Exploring for Petroleum - Modeling an Oil Reserve

Exploring for Petroleum - Modeling an Oil Reserve Activity Source: Adapted from “Earth System Science in the Community,” American Geosciences Institute, 2005 Background Since 1970, oil and natural gas have provided more than half of the energy used each year in the United States to produce electricity, heat, transportation fuels, and many everyday products from balloons to vitamins. Oil and natural gas are forms of petroleum, a word that literally means “oily rock. [Read More]

Food Source

Food Source Activity Source: Association of American Geographers. Adapted with permission. How diverse are the food sources in your community and where are they located? How far do they travel to reach you? Do you think the food sources for your community are sustainable? This multi-day activity explores these questions. As of 2008, more than 50 percent of the world’s population lives in cities for the first time in the history of the planet. [Read More]

Getting the Oil Out

Getting the Oil Out Activity Source: Society of Petroleum Engineers. Adapted with permission. Artificial lifting systems, or pumping units, are used to help pull oil out of reservoir rock and pump it up a well. A down hole pump in the well is connected to the pumping unit by steel rods, which are screwed together. The pump is activated from the up and down movement of the pumping unit on the surface. [Read More]

Gold Panning

Gold Panning Activity Source: Adapted with permission by Adrienne Barnett, Chabot Space & Science Center, Oakland, California. “Thar’s gold in them thar classrooms!” History meets Earth science in the fun, hands-on activity below. Some gold deposits, or lodes, are found in veins of fractured rock. After millions of years of weathering, gold nuggets and flakes are eroded out of the veins and carried away by streams and rivers. Gold is 19 times heavier than water and tends to settle on the bottom and in the bends of rivers, streams, and lakes with sand and gravel, forming deposits called placer. [Read More]

Groundwater Movement

Groundwater Movement Activity Source: Adapted from “The High Plains: Land of Extremes” Bureau of Land Management, 1996 Background Water that accumulates beneath the surface of the Earth is called groundwater. Contrary to popular belief, groundwater does not form underground “rivers,” but is actually found in the small spaces and cracks between rocks and other material such as sand and gravel. Groundwater supplies about 38 percent of the water used for agriculture in the United States. [Read More]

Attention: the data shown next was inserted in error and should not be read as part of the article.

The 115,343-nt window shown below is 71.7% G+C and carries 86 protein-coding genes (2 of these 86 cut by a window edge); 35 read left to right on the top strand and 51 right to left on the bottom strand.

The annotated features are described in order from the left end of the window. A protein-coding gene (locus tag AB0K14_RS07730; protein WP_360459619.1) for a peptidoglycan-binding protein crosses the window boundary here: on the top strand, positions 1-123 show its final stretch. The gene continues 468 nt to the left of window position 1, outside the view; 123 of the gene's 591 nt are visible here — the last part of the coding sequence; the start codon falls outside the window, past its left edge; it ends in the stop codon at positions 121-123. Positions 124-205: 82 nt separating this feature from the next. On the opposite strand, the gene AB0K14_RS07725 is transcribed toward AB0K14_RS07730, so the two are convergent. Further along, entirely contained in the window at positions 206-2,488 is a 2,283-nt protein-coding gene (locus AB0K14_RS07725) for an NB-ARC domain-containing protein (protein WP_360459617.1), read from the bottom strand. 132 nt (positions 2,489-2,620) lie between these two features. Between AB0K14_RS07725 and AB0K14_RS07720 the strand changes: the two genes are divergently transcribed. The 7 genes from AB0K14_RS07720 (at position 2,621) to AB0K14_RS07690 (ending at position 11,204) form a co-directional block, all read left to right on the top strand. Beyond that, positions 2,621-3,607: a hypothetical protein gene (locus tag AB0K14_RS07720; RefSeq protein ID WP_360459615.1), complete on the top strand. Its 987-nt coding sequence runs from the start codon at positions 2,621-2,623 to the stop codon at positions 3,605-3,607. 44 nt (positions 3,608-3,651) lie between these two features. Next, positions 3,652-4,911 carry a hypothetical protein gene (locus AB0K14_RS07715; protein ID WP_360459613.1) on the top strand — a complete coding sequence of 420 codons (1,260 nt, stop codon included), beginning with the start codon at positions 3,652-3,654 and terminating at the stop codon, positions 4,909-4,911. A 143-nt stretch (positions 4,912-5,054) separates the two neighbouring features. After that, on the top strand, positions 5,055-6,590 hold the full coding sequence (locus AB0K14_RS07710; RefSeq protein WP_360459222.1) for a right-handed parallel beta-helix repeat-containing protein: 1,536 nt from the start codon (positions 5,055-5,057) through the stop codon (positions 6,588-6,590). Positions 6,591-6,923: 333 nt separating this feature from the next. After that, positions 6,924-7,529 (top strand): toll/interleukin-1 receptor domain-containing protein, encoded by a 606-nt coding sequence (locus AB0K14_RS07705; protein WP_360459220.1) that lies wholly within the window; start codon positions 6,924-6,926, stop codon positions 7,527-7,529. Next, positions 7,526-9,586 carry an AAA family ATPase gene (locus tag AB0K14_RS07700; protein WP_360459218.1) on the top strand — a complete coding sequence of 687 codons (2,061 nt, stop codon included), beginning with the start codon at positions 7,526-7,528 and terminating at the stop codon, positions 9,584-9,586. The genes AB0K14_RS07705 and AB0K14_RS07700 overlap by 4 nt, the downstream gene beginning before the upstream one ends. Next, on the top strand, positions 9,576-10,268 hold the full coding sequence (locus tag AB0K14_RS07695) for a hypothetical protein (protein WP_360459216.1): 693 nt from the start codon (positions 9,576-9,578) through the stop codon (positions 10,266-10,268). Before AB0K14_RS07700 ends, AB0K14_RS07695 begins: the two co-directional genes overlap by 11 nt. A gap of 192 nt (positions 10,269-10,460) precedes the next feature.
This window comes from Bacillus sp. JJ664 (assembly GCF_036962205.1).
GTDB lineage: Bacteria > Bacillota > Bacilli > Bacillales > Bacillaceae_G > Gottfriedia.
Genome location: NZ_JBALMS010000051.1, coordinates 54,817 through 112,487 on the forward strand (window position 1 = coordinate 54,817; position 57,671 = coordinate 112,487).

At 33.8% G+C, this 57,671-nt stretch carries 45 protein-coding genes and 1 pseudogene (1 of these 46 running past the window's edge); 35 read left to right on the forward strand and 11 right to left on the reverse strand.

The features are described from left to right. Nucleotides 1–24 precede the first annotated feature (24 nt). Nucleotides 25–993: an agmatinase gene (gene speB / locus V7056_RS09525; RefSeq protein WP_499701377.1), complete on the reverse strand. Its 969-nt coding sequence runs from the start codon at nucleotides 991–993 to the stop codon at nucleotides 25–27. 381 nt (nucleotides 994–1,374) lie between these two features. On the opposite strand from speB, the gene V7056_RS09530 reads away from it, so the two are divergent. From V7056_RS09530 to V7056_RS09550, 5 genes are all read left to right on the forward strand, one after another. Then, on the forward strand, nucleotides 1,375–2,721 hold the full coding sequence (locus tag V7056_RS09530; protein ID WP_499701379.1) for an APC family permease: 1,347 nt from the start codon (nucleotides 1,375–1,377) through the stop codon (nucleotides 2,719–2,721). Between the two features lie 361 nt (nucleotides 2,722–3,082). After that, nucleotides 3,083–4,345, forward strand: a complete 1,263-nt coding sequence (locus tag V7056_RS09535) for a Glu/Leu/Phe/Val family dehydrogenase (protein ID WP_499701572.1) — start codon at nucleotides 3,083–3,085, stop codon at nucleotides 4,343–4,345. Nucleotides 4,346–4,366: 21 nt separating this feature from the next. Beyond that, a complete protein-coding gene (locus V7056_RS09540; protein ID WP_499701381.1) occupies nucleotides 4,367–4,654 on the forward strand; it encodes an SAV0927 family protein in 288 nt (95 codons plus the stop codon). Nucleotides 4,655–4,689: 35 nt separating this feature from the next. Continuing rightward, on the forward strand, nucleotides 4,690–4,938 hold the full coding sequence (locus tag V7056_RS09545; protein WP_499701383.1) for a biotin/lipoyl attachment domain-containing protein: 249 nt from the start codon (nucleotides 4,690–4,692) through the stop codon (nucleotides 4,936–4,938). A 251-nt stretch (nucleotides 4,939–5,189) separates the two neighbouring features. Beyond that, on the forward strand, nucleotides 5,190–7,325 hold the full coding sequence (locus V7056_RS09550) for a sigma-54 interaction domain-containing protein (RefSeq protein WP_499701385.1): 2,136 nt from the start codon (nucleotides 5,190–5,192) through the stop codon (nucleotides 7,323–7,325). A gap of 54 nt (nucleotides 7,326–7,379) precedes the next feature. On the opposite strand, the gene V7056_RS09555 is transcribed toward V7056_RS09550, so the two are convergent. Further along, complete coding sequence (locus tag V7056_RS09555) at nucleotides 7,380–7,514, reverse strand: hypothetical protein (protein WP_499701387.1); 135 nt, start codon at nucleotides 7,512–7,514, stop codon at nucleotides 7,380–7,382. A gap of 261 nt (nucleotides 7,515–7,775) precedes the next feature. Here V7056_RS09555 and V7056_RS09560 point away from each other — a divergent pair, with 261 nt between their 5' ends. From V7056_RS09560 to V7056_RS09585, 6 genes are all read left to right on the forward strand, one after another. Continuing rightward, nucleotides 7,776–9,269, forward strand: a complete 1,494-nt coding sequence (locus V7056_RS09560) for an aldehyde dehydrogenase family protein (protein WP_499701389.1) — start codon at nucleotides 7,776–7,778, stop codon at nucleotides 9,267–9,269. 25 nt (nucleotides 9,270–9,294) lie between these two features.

Grow Your Own Crystals

Grow Your Own Crystals Activity Source: Source: Mineralogical Society of America. Adapted with permission. Most minerals happen naturally as crystals. Crystals are made of specific atoms or molecules joined to make distinctive repeating patterns. The crystals that make up many kinds of minerals are formed deep underground through the interaction of fluid, pressure, and temperature. Some minerals form at or near the surface. You may have seen spectacular mineral samples in museums, but you might not be aware that minerals are everywhere, including in your body. [Read More]

How Natural Gas Forms

How Natural Gas Forms Activity Source: American Association of Petroleum Geologists. Adapted with permission from American Geosciences Institute in collaboration with Project SEED. Think about the energy you use every day to cook, cool your home, or travel. For most of us, the main sources of this energy are fossil fuels: coal, oil, and natural gas. Whether used directly, as gasoline, heating oil, or natural gas, or to generate electricity (by burning coal), fossil fuels are a big part of the world’s energy picture. [Read More]

Identifying Your Watershed

Identifying Your Watershed Activity Source: Water Use In Vermont - An Activities Guide For Teachers (United States Geological Survey) Goal To identify the (1) watershed you live in, (2) source of water used at home, and (3) pathway of surface runoff in your watershed. Look at the watershed maps of your state to answer the following questions: In what town do you reside? Locate your town on the town map. Locate your watershed on the town map. [Read More]

Investigating Rock Types

Investigating Rock Types Activity Source: AAPG. Adapted with permission from “Investigating Earth Systems,” AGI. In any science, it is important to accurately and understandably describe your observations for others. Whether for advancing research or informing the public, communicating your work is critical. For geologists, this comes down to describing rocks’ colors, patterns, shapes and other features. These features may reveal evidence about the past, clues to their suitability for a construction project, or signs of valuable natural resources hidden within them. [Read More]

Investigating Water Use in Your Home

Investigating Water Use in Your Home Activity Source: American Geosciences Institute Water is often called a renewable resource, but what does that really mean? Is water an unlimited resource? What happens to water after we use it? This investigation will help you understand exactly how much water you use in your home and how you can keep from wasting water. If many people are participating in this investigation, work in small groups of 3-5. [Read More]